SEC280 Course Discussions Week 7

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SEC280 Course Discussions Week 7
Your CEO says to you, “You mentioned that risks always exist. If I take enough measures, can’t I eliminate…

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SEC280 Course Discussions Week 7

SEC280 Course Discussions Week 7

All Students Posts – 24 Pages 

Mitigating Risk – 12 Pages 

Your CEO says to you, “You mentioned that risks always exist. If I take enough measures, can’t I eliminate risks?” Explain why risks always exist. What are some of the ways you can quantify risk in order to determine how and where to take measures e.g. spend money?
In addition to mitigating risk or transferring risk, it may be acceptable for a manager to accept risk in that despite the potential cost of a given risk and its associated probability, the manager of the organization will accept responsibility for the risk if it does happen.

The manager accepts the risk that the programmer could possibly make unauthorized changes because of the high-availability requirement of that system.

There should always be some additional controls such as a management review or a standardized approval process to ensure the assumed risk is adequately managed.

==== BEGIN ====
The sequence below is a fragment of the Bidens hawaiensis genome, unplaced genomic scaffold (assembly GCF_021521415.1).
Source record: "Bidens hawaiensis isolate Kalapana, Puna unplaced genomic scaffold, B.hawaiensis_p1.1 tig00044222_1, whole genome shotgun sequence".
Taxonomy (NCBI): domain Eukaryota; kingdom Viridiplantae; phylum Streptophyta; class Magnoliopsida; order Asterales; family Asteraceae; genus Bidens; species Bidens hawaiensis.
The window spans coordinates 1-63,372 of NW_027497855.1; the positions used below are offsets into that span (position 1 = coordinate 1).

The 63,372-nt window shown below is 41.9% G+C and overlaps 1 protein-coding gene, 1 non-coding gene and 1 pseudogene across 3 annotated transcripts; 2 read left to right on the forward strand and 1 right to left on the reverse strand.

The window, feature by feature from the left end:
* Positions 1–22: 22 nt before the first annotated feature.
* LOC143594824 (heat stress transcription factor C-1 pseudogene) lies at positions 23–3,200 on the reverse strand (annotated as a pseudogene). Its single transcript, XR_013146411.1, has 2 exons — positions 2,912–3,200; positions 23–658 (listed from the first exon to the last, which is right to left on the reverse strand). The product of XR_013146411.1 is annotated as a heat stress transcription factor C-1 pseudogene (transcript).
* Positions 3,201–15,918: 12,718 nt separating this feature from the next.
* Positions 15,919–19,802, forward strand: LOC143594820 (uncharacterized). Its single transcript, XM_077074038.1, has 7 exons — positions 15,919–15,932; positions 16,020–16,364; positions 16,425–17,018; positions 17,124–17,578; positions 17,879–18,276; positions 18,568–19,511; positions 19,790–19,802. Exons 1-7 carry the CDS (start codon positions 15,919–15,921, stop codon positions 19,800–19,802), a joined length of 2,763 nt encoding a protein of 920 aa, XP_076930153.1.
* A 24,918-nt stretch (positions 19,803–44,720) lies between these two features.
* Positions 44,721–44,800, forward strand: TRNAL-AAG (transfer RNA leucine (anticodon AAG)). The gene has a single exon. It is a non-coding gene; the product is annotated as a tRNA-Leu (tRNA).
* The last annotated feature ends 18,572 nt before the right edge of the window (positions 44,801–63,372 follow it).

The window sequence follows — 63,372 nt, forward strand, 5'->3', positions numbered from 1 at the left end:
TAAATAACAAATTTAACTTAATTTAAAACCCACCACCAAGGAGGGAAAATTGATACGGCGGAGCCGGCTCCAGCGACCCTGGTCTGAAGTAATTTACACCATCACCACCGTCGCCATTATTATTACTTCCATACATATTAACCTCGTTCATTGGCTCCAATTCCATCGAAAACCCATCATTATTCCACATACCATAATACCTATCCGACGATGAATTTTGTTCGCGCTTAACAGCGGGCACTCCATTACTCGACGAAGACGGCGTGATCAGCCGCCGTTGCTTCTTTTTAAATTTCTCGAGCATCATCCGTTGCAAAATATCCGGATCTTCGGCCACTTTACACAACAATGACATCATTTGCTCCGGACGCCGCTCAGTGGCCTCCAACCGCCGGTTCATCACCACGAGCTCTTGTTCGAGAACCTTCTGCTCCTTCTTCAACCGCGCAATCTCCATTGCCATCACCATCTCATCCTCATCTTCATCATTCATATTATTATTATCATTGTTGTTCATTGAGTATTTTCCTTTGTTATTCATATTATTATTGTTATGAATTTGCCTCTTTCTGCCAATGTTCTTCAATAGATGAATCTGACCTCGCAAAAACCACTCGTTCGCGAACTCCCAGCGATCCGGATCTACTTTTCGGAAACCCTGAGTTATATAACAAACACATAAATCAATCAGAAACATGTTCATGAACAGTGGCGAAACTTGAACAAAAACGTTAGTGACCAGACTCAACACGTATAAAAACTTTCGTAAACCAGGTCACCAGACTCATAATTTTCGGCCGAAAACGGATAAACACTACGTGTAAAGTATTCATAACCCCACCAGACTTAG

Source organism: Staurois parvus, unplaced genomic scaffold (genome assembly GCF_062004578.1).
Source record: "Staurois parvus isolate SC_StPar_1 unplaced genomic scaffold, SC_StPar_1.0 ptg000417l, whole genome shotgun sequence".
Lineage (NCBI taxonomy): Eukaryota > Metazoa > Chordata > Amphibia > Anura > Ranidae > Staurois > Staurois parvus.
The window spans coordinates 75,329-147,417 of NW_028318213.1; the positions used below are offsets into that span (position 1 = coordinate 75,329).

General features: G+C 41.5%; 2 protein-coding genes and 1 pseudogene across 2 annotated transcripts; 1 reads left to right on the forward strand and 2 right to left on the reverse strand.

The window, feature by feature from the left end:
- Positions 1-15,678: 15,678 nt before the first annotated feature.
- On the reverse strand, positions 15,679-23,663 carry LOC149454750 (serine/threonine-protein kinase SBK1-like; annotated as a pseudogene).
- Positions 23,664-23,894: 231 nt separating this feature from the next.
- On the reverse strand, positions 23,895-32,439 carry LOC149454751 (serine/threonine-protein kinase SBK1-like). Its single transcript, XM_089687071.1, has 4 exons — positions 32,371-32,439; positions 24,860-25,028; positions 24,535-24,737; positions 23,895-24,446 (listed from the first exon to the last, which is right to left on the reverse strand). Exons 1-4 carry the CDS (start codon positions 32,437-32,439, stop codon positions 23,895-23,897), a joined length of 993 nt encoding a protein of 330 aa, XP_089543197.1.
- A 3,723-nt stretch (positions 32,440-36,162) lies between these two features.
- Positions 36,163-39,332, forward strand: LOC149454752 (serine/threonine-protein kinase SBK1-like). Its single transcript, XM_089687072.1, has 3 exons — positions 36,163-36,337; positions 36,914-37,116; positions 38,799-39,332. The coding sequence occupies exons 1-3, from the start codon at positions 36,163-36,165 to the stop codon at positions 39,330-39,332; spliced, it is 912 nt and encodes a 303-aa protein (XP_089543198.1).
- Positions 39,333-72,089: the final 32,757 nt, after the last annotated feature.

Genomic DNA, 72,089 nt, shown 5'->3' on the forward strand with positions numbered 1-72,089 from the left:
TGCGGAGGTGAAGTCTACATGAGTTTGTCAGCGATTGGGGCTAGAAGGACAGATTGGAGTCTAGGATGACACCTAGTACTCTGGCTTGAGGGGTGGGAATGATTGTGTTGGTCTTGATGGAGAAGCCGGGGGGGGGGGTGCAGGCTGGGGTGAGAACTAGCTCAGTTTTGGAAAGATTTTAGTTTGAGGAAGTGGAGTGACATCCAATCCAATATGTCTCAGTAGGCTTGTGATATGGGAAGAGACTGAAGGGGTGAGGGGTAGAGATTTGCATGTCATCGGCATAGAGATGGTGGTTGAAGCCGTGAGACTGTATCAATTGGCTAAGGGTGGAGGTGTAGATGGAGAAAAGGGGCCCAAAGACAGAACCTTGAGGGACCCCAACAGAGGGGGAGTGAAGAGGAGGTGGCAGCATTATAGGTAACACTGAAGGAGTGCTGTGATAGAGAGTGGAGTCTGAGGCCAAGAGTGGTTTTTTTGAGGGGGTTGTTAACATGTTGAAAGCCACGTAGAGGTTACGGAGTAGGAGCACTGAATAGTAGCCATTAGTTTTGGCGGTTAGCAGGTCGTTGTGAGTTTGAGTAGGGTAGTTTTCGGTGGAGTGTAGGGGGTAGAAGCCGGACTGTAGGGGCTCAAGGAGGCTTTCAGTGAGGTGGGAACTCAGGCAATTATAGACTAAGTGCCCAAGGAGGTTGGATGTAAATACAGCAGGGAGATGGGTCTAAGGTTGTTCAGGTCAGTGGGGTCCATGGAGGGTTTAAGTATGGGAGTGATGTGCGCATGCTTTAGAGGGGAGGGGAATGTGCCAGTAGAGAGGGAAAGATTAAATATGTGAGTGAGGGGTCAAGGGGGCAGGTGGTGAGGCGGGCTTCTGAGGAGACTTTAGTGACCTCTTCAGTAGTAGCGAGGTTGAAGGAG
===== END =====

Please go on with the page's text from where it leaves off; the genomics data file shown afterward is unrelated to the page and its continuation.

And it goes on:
One final thought to keep in mind is that the risk itself doesn’t really change, no matter what actions are taken to mitigate that risk.

Actions can be taken to reduce the impact of that risk if it occurs…

Incident Handling – 12 Pages 

Let’s start the week by discussing the incident-handling process. Risk management involves the process of understanding vulnerabilities and providing the appropriate level of security to handle the possibilities. When an incident occurs, we need to effectively identify how it occurred and what we will do to see that it is less likely to occur in the future. Who are the members of the IRT?

Once the incident response team has determined that an incident most likely has occurred, it must attempt to quickly contain the problem.

At this point, or very soon after containment begins, depending on the severity of the incident, management needs to decide whether the organization intends to prosecute the individual who has caused the incident, in which case collection and preservation of evidence is necessary, or simply wants to restore operations as quickly as possible without regard to possibly destroying evidence.

In certain circumstances, management might not have a choice, such as if specific regulations or laws require it to report incidents.

If management makes the decision to prosecute, specific procedures need to be followed in handling potential evidence.

The incident response team must decide how to address containment as soon as it has determined that an actual incident has occurred.

Another response might be to stay connected and attempt to determine the origin of the intruder.

Your incident response policy should identify who is authorized to make this decision…